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# Convective Mass Transfer

Diffusion in Gases - the diffusion rates in gases are dependent on the molecular speed which is a function of temperature and therefore, the diffusion coefficient depends upon the temperature of gases.

CONVECTIVE MASS TRANSFER :

(i) Diffusion in Gases - the diffusion rates in gases are dependent on the molecular speed which is a function of temperature and therefore, the diffusion coefficient depends upon the temperature of gases.

Gilliland has proposed a semi-empirical equation for diffusion coefficient in a binary gas mixture –

where D is in square centimeters per second, T is in Kelvin, p is the total pressure of the system in pascals, VA and VB are the molecular volumes of the species A and R as calculated from the atomic volumes in Table 12.1, MA and MB are the molecular weights of species A and B.

Diffusion coefficients for gases depend upon pressure, temperature and other molecular properties of diffusing gases. At two different pressure and temperature, we have

Table 5.1 Atomic volumes*

Air   29.9   In secondary amines      1.2

Bromine    27.0   Oxygen, molecule (O2)  7.4

Carbon      14.8   Coupled to two other elements:

Carbon dioxide   34.0   In aldehydes and ketones        7.4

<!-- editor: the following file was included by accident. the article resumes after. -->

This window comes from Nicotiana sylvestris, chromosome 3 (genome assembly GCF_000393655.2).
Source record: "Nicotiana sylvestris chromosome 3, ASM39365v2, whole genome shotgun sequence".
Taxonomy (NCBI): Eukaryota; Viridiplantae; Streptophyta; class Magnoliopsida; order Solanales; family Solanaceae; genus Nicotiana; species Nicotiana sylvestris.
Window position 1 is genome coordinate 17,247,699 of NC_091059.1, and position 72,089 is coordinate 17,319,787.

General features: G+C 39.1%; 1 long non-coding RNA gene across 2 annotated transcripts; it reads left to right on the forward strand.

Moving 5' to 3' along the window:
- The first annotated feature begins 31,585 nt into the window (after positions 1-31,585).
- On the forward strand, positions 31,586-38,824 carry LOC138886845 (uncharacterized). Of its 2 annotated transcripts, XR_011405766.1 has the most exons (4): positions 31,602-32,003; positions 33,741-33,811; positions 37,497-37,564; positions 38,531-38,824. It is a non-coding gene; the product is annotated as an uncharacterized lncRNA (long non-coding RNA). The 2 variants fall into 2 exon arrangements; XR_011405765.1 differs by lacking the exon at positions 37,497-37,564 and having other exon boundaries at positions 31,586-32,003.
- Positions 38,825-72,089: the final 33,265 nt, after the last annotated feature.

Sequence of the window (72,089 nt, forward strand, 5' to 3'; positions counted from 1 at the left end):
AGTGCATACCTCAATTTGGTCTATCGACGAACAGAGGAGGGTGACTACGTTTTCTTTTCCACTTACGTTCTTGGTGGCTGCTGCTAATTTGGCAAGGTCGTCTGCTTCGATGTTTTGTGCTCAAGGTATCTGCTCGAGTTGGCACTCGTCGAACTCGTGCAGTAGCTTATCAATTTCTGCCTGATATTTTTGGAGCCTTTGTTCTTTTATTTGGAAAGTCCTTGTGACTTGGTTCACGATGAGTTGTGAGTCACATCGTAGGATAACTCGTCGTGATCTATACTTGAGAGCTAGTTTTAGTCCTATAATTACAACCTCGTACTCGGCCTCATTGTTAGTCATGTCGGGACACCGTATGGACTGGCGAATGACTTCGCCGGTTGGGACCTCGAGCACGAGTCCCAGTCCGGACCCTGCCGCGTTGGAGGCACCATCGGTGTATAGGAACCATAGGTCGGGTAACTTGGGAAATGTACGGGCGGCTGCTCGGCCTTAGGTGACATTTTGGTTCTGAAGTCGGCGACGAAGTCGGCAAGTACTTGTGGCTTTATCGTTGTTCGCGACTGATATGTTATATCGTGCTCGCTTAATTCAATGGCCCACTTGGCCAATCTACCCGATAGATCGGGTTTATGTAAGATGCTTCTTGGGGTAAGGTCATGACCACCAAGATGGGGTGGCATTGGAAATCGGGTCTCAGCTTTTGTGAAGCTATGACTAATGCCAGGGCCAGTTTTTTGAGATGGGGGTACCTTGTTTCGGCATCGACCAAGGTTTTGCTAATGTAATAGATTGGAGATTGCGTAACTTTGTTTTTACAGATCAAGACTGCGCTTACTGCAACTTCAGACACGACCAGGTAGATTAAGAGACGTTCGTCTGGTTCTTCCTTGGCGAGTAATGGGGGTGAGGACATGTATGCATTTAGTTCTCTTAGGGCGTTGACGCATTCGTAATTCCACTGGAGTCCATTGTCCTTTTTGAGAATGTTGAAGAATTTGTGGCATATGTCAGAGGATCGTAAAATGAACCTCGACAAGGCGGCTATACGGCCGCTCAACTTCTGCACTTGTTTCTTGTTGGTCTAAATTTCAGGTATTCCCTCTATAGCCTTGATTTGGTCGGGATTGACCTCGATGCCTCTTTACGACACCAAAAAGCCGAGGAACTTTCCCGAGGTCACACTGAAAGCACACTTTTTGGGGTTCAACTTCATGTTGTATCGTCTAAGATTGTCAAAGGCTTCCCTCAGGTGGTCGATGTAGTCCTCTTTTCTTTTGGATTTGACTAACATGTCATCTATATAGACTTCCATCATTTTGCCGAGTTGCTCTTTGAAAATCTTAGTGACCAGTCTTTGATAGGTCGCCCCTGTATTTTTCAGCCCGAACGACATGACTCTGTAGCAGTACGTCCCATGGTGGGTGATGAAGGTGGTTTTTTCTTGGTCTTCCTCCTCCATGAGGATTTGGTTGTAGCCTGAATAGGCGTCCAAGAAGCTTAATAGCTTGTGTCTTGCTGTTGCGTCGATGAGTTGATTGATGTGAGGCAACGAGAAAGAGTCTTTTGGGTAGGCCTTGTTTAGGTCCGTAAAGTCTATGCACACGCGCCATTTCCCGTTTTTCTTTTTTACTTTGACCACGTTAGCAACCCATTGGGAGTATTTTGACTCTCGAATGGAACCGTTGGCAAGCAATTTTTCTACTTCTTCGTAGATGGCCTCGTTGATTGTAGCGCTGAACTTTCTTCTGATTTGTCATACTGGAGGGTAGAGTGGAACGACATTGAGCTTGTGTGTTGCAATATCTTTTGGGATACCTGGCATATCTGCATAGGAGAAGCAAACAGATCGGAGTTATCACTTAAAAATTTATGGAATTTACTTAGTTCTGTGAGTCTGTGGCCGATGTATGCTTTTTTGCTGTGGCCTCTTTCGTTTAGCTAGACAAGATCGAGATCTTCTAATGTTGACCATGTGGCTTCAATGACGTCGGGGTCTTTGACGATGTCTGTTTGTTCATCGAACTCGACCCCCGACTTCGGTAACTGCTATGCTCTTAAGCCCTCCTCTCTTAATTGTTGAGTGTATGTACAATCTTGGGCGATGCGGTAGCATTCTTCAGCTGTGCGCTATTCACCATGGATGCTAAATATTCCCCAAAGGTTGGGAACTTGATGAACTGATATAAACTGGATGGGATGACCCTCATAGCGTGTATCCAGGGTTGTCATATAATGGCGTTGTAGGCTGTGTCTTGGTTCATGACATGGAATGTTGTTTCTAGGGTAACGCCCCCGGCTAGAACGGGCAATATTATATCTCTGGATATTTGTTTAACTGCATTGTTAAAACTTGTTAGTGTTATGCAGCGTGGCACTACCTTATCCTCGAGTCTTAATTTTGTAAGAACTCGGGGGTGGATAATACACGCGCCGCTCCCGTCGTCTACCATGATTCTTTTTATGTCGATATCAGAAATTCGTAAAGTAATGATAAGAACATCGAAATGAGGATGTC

Chlorine             In methyl esters    9.1

Terminal as in R-Cl      21.6   In ethyl esters       9.9

Medial as in R-CHCl-R         24.6   In higher esters & ethers          11.0

Flourine    8.7     In acids       12.0

Hydrogen, molecule (H2)       14.3   In union with S, P, N     8.3

in compounds     3.7     Phosphorous        27.0

Iodine        37.0   Sulphur      25.6

Nitrogen, molecule (N2)        15.6   Water          18.8

in primary amines        10.5

*(For three numbered ring like ethylene oxide, deduct 6.0, for four numbered ring like cyclobutane, deduct 8.5, for six numbered ring like benzene, deduct 15.6, for napthelene ring, deduct 30.0.)

(ii) Diffusion in Liquids and Solids - Diffusion in liquids occurs at much slower rate than in gases. Since kinetic theory of liquids is not as much developed as that of gases, it is usually assumed as a first approximation that equations of the same general form are applicable to the diffusion of a solute in a solvel1t as to the diffusion in gases, i.e., Fick's law is assumed valid for liquids.

Diffusion coefficient for most of the common organic and inorganic materials in the

usual solvents such as water, alcohol and benzene at room temperature lie m the range of 1.79 × 10-3 to 1.075 × 10-7 cm2/s.

Diffusion in solids is much slower than in liquids. Diffusion of solids in solid has limited engineering applications but diffusion of fluids in solids have extensive applications. Fick's law is sometimes used, with an empirically determined effective diffusivity which takes care of the structure of solid. A typical problem of liquid transfer in a solid, of interest, is drying of solids.

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